Colette: A Life
The thoroughly French writer Colette (the Claudine books, Cheri, Gigi) never wrote a bedroom farce, but she came close to living one. The plot for her life in 1911 goes something like this: Colette is off to the Riviera with her young unloved lover, Auguste, and a new interest named Lily. She abandons them to return to her much-loved older lover, Missy. She abandons Missy to go to Tunisia with Lily but turns down Lily’s plea that they take off for India (”I’d rather drop dead”). Back to Missy. Then to Paris to perform in a sensational play (The Flesh) that requires her to bare her breasts nightly. Then to bed with Henry, whose beautiful mistress, Isabelle (”the Panther”), comes to her apartment to murder her, but Colette escapes through the window. Fortunately, the Panther falls for Auguste and runs off with him to Morocco, where she abandons him for a Foreign Legion officer, leaving Colette with Henry, and Missy extremely annoyed. This book could use a few diagrams.
Colette attributed the success of her marriage with Henry de Jouvenel to their ”extraordinary carnal energy.” The marriage’s failure had the same cause. In 1921, Colette, stout and 48, started an affair with Henry’s 18-year- old son by a previous marriage, and Henry, meanwhile, ran off with a Romanian aristocrat. Amid the commotion of her life she produced 50 volumes, not counting journalism, film scripts, and five letters a day. Clearly not all the energy was carnal. Until she is immobilized by arthritis toward the end of her long life, her biographer has a hard time keeping up with her. The result, Colette: A Life, is a nicely written but somewhat superficial biography in which plot summary substitutes for criticism, and bed-by-bed narration replaces character study.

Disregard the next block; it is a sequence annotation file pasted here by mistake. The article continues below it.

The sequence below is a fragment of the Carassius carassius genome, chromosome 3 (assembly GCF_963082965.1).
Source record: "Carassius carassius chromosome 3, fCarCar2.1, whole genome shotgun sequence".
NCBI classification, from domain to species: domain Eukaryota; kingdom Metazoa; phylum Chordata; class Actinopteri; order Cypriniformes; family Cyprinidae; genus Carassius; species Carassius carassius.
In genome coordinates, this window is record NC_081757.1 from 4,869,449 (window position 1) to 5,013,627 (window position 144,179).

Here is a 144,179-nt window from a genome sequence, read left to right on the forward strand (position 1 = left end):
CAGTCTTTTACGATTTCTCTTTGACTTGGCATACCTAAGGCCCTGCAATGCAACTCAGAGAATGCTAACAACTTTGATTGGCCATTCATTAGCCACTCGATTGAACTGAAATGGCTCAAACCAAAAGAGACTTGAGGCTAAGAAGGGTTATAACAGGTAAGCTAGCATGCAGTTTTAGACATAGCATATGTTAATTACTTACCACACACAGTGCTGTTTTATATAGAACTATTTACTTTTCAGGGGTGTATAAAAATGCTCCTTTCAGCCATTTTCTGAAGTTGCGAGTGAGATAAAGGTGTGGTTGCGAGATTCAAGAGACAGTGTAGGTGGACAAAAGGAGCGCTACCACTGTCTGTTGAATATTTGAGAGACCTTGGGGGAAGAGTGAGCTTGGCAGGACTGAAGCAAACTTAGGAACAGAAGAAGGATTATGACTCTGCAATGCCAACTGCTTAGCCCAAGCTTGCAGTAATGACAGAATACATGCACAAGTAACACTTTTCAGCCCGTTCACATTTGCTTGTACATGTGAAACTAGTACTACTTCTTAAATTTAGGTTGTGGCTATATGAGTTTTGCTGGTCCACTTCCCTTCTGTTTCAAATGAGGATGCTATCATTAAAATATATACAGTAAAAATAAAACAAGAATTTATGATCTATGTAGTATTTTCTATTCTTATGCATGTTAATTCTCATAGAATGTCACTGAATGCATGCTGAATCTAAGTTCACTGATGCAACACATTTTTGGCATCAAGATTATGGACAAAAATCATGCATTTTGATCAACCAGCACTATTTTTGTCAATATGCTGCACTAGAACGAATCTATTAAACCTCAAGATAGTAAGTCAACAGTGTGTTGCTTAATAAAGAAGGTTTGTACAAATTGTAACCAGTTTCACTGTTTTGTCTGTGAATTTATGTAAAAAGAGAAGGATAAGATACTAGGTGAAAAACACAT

”Stupidity become genius” is how Jean Cocteau summed up Colette. It’s true she was no intellectual. It’s true she was a naive and awkward girl of 20 when she married her charming, skirt-chasing first husband, Willy, and still naive when she allowed him to claim most of the credit for her first novels. But her books are supple and subtle, full of psychological and sensual illumination. She cleared away conventional sentiments and wrote about the feelings women really have about men, and why they might at times prefer women. If she was ignorant about politics, she had a lucidity that transcended politics. ”Everything would be perfect,” she wrote on the eve of one of this century’s idiotic wars, ”if we didn’t have human folly hovering over our heads.”